Sunny (mostly) Perth: Notes On Coming Home

Whenever I imagined Perth when I was away, it was the clear blue sky that came to mind. I would imagine breathing in the crisp, cool air of autumn or spring and raising my face to the endless blue. Perth has a new, fresh feel, atmospherically a world away from cities like Bangkok or Beijing though geographically rather close.

Returning to Perth in September didn’t disappoint. On our first morning I walked down to the unassuming riverfront near my Mum’s house, my 3 year-old niece clutching my hand like no time had passed at all (a certain cuddly toy panda from China may have been instrumental in resuming our relationship).

Whilst I was adjusting to being back, she busied herself with the very important task of plucking flowers from every garden bed along the way, which we placed behind our ears and in our hair.

I marvelled at her ability to be completely immersed in the moment and the task at hand, whilst my head whirled with thoughts about being back, reuniting with my family and our future travel plans.

When we finally reached the foreshore (a ten minute walk with a three-year-old can easily become thirty) I looked out over the old jetty towards the meagre yet growing city skyline. I’d been waiting for that view for some reason, as though confirmation of actually being in Perth.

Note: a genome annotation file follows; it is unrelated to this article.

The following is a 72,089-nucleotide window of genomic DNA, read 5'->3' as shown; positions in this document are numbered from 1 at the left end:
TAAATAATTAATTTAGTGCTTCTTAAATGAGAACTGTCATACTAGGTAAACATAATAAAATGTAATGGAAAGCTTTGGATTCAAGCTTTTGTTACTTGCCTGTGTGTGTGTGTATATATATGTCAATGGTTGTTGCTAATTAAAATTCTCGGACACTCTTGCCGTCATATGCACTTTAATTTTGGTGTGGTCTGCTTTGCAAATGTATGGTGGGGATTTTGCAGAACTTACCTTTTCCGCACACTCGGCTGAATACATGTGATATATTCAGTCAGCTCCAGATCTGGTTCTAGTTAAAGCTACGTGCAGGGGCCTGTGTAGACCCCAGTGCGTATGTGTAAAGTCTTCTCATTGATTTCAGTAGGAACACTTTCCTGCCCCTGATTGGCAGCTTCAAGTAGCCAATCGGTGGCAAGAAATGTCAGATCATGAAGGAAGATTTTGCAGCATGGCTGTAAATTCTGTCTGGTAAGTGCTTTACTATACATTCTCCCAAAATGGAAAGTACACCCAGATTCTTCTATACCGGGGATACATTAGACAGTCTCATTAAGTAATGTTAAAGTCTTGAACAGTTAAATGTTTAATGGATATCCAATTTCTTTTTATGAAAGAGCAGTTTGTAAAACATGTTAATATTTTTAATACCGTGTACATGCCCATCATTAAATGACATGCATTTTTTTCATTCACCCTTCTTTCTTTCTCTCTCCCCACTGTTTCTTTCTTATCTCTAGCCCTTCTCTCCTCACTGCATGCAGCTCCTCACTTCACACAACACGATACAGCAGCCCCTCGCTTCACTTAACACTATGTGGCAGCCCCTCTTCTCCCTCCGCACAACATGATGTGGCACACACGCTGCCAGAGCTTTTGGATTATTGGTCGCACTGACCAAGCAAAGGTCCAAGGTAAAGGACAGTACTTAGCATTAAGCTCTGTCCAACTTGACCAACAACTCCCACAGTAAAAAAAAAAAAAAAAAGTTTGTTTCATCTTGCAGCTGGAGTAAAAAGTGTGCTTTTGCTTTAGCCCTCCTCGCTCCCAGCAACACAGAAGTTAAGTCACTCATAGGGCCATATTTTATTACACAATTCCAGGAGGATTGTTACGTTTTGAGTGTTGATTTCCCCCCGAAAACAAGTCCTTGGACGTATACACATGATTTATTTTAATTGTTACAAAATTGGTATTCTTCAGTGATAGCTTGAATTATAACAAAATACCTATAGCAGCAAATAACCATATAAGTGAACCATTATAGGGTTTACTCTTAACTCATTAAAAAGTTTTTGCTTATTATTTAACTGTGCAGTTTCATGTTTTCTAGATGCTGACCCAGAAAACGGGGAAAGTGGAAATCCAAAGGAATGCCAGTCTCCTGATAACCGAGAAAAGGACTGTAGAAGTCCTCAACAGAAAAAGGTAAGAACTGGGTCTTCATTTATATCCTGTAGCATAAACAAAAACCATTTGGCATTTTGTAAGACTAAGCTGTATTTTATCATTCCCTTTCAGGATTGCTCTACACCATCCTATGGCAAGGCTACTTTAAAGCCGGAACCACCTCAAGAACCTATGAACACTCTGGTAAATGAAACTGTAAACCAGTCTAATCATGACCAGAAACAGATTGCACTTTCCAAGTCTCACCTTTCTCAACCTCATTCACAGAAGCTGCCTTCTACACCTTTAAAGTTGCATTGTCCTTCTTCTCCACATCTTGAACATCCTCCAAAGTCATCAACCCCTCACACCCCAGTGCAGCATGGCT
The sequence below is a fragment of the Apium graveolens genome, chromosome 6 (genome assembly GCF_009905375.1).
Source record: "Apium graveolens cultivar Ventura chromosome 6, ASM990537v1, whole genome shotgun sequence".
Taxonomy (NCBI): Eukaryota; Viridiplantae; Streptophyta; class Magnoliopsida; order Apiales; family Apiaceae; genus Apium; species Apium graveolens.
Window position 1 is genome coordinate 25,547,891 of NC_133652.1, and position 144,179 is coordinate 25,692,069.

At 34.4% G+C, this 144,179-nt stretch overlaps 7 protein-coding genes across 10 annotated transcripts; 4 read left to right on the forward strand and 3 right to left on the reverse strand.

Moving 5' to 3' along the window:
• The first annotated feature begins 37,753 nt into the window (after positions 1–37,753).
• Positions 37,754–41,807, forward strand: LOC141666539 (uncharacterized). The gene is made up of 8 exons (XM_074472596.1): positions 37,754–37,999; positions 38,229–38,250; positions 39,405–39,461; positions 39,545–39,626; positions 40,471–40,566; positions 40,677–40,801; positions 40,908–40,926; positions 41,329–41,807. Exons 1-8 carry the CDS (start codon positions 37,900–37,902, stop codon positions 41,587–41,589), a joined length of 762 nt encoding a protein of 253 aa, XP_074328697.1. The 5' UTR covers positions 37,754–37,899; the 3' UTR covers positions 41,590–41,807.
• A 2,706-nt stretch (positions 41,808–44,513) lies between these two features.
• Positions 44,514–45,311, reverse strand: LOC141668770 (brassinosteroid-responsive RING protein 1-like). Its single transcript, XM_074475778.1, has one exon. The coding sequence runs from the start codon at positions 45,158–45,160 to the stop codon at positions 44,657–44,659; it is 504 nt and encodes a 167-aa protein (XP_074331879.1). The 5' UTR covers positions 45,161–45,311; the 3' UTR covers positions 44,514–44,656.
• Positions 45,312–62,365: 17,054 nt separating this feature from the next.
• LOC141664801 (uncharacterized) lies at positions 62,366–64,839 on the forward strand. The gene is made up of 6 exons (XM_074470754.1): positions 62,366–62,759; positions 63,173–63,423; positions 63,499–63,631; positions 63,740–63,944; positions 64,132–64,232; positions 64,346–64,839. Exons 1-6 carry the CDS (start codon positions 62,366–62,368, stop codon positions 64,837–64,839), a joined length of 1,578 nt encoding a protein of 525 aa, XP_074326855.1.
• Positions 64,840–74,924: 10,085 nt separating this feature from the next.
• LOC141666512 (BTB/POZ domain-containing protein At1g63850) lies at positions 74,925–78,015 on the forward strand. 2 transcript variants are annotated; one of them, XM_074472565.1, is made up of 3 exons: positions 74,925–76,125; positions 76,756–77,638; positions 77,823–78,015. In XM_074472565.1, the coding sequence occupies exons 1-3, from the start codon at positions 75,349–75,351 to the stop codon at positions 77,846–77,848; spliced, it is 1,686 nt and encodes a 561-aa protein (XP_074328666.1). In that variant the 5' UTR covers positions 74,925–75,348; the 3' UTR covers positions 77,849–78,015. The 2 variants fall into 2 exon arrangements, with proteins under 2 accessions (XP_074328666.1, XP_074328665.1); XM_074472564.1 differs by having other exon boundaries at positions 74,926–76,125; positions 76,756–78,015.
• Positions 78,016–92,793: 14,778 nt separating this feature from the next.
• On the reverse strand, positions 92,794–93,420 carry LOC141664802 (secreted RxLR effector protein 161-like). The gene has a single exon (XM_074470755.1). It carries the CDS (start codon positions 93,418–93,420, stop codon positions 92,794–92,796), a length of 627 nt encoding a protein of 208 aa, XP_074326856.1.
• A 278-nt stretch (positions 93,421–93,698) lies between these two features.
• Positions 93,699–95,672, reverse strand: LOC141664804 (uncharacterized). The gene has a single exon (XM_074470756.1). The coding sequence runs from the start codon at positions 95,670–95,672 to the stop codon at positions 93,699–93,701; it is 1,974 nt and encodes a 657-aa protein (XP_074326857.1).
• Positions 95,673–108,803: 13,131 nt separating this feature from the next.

Before we left Bangkok, it felt very strange to be returning home. We’d existed in a bubble of our own creation for the last six months and were afraid that going home might burst it. Tyrhone joked around before we arrived saying really mean things like, “Well, it’s been fun. Back to work now…” or “I can’t believe it’s all over!” The sort of things we used to say after holidays abroad.

Only this ain’t a holiday. It’s life now, at least for the foreseeable future.

The next day, Tyrhone and I were ‘home alone’ at Mum’s place (she does have a job and was working). Standing over the sink doing the dishes I had a revelation.

“I’ve found my thing,” I said to him through the open French doors into the courtyard.

“I’ve always been looking for it and now I’ve found it.”

I’ve rarely experienced such certainty in my life, and even writing this now evokes all manner of doubt, but I know that in that moment I knew I wanted to travel and write, and that’s it. That’s what I love to do.

Though the last six months have thrown many challenges my way, the journey truly began many months earlier. A conversation had in the middle of mounting bills, clashing expectations and one very strained relationship unsure if it would make the distance. And three very simple but powerful words uttered in complete honesty by my boyfriend.